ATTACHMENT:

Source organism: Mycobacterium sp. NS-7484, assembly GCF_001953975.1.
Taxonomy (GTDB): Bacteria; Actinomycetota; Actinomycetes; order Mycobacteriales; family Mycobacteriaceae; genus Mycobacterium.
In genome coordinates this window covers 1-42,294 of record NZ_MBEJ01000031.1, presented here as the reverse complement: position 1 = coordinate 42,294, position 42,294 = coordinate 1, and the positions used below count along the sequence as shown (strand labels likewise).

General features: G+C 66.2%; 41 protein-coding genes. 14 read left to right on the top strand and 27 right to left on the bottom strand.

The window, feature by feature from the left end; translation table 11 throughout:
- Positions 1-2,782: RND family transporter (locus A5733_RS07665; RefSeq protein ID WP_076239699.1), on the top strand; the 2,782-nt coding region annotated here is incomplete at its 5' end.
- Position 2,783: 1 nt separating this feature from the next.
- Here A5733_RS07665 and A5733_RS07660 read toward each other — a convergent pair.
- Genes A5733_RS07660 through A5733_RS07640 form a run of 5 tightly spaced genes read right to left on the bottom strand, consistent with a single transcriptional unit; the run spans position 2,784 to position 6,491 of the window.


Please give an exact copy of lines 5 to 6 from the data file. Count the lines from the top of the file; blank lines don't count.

The window, feature by feature from the left end; translation table 11 throughout:
- Positions 1-2,782: RND family transporter (locus A5733_RS07665; RefSeq protein ID WP_076239699.1), on the top strand; the 2,782-nt coding region annotated here is incomplete at its 5' end.